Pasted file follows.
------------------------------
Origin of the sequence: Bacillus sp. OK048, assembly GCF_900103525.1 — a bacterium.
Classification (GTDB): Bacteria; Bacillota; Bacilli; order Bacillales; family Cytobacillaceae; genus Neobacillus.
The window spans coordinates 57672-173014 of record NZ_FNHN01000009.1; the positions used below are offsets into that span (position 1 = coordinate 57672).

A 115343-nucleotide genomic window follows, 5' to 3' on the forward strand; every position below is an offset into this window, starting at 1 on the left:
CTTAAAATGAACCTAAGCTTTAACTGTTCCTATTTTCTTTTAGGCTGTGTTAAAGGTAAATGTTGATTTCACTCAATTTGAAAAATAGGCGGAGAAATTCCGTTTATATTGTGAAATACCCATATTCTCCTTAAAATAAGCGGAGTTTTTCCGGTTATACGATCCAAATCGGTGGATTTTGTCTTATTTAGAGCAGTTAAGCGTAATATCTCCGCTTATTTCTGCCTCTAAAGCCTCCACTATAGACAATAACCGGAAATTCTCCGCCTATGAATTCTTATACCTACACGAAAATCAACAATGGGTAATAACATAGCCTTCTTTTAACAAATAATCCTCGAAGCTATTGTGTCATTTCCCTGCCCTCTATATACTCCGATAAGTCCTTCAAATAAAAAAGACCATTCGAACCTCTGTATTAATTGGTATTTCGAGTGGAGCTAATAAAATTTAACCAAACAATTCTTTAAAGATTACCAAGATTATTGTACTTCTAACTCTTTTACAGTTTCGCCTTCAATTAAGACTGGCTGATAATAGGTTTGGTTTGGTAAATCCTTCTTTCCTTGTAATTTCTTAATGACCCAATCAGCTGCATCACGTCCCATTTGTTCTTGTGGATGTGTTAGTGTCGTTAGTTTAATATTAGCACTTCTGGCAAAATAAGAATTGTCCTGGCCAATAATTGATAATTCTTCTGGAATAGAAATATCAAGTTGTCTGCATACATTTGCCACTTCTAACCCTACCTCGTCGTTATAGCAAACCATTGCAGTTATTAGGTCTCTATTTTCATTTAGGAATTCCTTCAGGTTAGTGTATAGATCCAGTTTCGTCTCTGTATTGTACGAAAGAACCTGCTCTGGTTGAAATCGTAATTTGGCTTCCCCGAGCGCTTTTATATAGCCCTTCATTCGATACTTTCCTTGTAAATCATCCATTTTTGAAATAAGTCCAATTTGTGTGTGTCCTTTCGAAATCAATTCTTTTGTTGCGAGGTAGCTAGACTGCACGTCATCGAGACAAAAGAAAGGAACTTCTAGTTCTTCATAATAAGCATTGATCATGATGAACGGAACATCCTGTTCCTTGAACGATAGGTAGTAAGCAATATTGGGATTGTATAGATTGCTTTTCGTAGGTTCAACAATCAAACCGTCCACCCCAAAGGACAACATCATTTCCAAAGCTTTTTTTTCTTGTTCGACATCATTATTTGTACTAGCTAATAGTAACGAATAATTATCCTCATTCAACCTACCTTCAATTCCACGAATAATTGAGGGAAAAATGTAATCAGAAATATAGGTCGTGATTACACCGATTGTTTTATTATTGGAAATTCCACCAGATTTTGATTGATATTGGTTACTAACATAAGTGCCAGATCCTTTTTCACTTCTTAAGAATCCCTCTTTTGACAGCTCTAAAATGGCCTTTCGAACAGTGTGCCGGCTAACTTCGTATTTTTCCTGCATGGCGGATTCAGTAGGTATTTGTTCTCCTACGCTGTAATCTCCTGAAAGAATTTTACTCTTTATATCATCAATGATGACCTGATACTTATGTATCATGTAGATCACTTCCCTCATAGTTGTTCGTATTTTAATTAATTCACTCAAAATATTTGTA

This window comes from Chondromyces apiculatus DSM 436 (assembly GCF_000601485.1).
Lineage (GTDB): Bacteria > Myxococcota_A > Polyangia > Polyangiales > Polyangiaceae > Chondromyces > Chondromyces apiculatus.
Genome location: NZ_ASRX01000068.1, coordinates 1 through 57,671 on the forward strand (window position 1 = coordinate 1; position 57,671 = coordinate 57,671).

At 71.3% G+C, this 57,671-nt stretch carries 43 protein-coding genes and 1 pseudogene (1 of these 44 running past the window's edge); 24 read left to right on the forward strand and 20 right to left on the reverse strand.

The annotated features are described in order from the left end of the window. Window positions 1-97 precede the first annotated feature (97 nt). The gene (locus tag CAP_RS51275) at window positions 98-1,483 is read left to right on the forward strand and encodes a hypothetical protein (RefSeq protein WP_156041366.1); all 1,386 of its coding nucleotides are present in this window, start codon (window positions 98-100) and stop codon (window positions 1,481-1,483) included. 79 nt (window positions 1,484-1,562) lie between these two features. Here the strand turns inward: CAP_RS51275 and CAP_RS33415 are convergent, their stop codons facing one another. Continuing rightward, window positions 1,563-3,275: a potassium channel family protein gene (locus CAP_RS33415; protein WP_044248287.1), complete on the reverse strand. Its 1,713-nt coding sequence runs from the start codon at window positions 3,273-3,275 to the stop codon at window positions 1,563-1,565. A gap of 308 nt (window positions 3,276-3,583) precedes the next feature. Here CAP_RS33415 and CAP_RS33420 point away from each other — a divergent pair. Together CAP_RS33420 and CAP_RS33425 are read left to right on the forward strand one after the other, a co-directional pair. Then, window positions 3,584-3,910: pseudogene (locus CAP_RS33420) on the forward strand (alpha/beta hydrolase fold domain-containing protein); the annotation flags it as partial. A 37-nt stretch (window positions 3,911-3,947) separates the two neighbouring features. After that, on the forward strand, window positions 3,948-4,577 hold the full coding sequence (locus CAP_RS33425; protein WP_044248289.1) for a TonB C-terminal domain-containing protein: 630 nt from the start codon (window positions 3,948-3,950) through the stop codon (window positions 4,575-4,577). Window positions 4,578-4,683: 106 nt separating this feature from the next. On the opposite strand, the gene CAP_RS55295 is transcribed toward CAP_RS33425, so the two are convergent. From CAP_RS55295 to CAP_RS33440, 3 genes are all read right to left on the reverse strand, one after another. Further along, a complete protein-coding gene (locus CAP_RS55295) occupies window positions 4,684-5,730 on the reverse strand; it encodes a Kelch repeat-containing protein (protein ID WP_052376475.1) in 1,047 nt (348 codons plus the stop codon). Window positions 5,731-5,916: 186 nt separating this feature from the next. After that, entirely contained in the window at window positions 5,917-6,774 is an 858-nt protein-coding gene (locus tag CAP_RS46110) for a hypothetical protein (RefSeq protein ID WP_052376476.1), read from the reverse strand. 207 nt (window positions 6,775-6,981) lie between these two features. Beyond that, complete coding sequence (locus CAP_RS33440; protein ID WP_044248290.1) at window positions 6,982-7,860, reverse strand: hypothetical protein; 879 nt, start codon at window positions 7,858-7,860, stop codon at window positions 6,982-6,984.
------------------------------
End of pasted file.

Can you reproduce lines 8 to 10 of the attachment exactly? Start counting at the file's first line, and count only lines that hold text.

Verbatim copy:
Genome location: NZ_ASRX01000068.1, coordinates 1 through 57,671 on the forward strand (window position 1 = coordinate 1; position 57,671 = coordinate 57,671).

At 71.3% G+C, this 57,671-nt stretch carries 43 protein-coding genes and 1 pseudogene (1 of these 44 running past the window's edge); 24 read left to right on the forward strand and 20 right to left on the reverse strand.

The annotated features are described in order from the left end of the window. Window positions 1-97 precede the first annotated feature (97 nt). The gene (locus tag CAP_RS51275) at window positions 98-1,483 is read left to right on the forward strand and encodes a hypothetical protein (RefSeq protein WP_156041366.1); all 1,386 of its coding nucleotides are present in this window, start codon (window positions 98-100) and stop codon (window positions 1,481-1,483) included. 79 nt (window positions 1,484-1,562) lie between these two features. Here the strand turns inward: CAP_RS51275 and CAP_RS33415 are convergent, their stop codons facing one another. Continuing rightward, window positions 1,563-3,275: a potassium channel family protein gene (locus CAP_RS33415; protein WP_044248287.1), complete on the reverse strand. Its 1,713-nt coding sequence runs from the start codon at window positions 3,273-3,275 to the stop codon at window positions 1,563-1,565. A gap of 308 nt (window positions 3,276-3,583) precedes the next feature. Here CAP_RS33415 and CAP_RS33420 point away from each other — a divergent pair. Together CAP_RS33420 and CAP_RS33425 are read left to right on the forward strand one after the other, a co-directional pair. Then, window positions 3,584-3,910: pseudogene (locus CAP_RS33420) on the forward strand (alpha/beta hydrolase fold domain-containing protein); the annotation flags it as partial. A 37-nt stretch (window positions 3,911-3,947) separates the two neighbouring features. After that, on the forward strand, window positions 3,948-4,577 hold the full coding sequence (locus CAP_RS33425; protein WP_044248289.1) for a TonB C-terminal domain-containing protein: 630 nt from the start codon (window positions 3,948-3,950) through the stop codon (window positions 4,575-4,577). Window positions 4,578-4,683: 106 nt separating this feature from the next. On the opposite strand, the gene CAP_RS55295 is transcribed toward CAP_RS33425, so the two are convergent. From CAP_RS55295 to CAP_RS33440, 3 genes are all read right to left on the reverse strand, one after another. Further along, a complete protein-coding gene (locus CAP_RS55295) occupies window positions 4,684-5,730 on the reverse strand; it encodes a Kelch repeat-containing protein (protein ID WP_052376475.1) in 1,047 nt (348 codons plus the stop codon). Window positions 5,731-5,916: 186 nt separating this feature from the next. After that, entirely contained in the window at window positions 5,917-6,774 is an 858-nt protein-coding gene (locus tag CAP_RS46110) for a hypothetical protein (RefSeq protein ID WP_052376476.1), read from the reverse strand. 207 nt (window positions 6,775-6,981) lie between these two features. Beyond that, complete coding sequence (locus CAP_RS33440; protein ID WP_044248290.1) at window positions 6,982-7,860, reverse strand: hypothetical protein; 879 nt, start codon at window positions 7,858-7,860, stop codon at window positions 6,982-6,984.